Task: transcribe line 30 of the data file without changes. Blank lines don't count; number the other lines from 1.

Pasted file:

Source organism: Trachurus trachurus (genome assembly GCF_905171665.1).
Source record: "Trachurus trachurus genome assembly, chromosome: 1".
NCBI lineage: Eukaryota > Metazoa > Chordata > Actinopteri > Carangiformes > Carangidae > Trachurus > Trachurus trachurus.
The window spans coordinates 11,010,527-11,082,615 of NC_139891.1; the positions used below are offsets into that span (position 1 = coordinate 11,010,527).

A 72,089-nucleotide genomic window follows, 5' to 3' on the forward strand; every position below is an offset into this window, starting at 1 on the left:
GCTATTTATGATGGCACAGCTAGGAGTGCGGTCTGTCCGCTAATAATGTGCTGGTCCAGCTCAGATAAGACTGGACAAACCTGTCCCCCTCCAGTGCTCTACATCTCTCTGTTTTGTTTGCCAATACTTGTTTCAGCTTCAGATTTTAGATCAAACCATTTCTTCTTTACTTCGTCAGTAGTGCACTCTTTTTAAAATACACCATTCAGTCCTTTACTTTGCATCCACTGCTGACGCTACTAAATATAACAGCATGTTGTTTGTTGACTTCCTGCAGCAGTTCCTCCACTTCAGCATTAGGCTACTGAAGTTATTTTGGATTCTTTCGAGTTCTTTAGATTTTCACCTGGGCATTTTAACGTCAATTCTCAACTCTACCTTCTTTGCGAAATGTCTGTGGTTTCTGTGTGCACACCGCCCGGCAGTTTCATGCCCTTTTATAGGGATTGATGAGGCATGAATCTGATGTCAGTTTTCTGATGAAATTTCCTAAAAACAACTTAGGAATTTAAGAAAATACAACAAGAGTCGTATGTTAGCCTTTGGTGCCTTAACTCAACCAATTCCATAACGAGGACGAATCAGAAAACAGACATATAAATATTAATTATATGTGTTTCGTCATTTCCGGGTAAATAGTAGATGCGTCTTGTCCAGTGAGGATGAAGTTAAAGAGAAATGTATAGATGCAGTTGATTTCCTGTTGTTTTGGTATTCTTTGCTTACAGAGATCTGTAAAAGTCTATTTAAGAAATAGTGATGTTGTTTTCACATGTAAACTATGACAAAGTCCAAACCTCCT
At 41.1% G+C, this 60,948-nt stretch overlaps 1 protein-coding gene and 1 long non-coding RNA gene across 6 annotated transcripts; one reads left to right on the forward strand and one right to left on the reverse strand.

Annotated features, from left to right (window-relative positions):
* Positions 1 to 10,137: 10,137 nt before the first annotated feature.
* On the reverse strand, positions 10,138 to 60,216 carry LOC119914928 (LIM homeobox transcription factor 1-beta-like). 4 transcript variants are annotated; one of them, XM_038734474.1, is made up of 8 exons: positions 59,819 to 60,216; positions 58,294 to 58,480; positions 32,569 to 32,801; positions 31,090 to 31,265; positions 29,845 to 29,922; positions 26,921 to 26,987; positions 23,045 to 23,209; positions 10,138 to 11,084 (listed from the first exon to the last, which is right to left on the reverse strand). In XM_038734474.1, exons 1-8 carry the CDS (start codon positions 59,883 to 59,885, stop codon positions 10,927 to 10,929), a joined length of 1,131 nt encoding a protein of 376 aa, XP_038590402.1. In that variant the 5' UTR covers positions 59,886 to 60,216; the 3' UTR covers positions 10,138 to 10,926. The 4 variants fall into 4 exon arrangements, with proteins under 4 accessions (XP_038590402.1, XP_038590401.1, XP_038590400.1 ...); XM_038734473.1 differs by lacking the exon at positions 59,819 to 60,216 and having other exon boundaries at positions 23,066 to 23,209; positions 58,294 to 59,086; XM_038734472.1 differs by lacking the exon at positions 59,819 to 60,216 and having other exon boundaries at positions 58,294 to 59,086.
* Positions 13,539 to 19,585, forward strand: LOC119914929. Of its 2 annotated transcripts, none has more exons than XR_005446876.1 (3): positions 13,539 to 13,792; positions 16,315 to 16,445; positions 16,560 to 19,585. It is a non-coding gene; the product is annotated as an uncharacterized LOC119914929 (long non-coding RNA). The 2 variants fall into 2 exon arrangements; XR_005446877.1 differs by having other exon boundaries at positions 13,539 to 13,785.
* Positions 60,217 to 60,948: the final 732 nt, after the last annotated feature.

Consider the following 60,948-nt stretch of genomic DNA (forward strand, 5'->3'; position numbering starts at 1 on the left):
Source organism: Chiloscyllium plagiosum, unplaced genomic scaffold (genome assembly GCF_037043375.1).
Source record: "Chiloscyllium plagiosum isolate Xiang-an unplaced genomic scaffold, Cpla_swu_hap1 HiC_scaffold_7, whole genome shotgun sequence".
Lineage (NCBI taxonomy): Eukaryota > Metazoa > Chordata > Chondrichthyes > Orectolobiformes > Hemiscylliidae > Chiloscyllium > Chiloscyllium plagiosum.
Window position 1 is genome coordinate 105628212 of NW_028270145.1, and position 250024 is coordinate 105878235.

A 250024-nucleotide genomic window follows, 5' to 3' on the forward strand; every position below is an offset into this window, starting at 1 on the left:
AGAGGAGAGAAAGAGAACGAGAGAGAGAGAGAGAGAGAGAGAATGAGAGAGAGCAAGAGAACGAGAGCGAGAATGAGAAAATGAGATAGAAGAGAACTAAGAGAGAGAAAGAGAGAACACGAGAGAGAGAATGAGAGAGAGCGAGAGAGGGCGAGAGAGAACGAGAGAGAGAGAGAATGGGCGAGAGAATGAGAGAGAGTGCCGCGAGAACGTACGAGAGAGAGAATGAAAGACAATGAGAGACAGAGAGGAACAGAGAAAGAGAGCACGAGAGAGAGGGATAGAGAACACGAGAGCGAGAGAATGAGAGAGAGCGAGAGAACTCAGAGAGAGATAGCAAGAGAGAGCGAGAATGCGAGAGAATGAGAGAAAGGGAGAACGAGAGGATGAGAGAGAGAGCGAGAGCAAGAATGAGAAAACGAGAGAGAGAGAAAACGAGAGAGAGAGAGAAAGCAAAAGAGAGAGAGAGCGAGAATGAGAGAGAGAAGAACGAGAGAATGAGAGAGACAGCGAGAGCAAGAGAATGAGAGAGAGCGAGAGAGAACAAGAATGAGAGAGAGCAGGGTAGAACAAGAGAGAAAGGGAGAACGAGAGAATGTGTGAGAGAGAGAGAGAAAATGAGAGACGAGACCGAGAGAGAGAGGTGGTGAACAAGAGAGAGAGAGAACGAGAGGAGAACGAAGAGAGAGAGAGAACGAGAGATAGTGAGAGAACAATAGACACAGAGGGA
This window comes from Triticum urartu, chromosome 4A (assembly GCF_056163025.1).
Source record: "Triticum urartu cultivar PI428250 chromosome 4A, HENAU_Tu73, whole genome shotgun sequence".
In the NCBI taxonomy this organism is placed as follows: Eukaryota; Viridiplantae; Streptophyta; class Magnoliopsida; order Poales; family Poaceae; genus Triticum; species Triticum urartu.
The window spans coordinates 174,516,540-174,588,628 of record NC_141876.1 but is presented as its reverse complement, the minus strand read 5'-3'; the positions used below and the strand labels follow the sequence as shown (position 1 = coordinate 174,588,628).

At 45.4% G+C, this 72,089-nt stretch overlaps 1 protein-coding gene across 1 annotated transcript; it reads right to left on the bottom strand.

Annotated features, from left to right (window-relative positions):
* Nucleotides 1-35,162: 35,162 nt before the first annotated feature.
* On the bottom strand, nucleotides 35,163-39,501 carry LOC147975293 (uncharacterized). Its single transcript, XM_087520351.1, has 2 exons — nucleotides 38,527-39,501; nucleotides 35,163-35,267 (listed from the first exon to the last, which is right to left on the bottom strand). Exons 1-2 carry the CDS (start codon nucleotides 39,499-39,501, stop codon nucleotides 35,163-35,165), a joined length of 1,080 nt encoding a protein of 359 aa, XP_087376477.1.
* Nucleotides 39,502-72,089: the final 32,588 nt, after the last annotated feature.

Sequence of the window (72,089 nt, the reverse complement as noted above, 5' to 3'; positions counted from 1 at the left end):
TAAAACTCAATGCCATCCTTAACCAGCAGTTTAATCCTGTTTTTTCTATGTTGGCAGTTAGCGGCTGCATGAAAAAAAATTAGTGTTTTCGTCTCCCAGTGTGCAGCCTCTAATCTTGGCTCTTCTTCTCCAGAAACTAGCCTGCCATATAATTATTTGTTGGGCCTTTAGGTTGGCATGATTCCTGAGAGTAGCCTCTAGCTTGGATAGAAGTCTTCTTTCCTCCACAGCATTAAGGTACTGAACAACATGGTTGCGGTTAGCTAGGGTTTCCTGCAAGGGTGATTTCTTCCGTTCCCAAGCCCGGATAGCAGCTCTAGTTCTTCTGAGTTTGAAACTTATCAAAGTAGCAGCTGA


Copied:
TAAAACTCAATGCCATCCTTAACCAGCAGTTTAATCCTGTTTTTTCTATGTTGGCAGTTAGCGGCTGCATGAAAAAAAATTAGTGTTTTCGTCTCCCAGTGTGCAGCCTCTAATCTTGGCTCTTCTTCTCCAGAAACTAGCCTGCCATATAATTATTTGTTGGGCCTTTAGGTTGGCATGATTCCTGAGAGTAGCCTCTAGCTTGGATAGAAGTCTTCTTTCCTCCACAGCATTAAGGTACTGAACAACATGGTTGCGGTTAGCTAGGGTTTCCTGCAAGGGTGATTTCTTCCGTTCCCAAGCCCGGATAGCAGCTCTAGTTCTTCTGAGTTTGAAACTTATCAAAGTAGCAGCTGA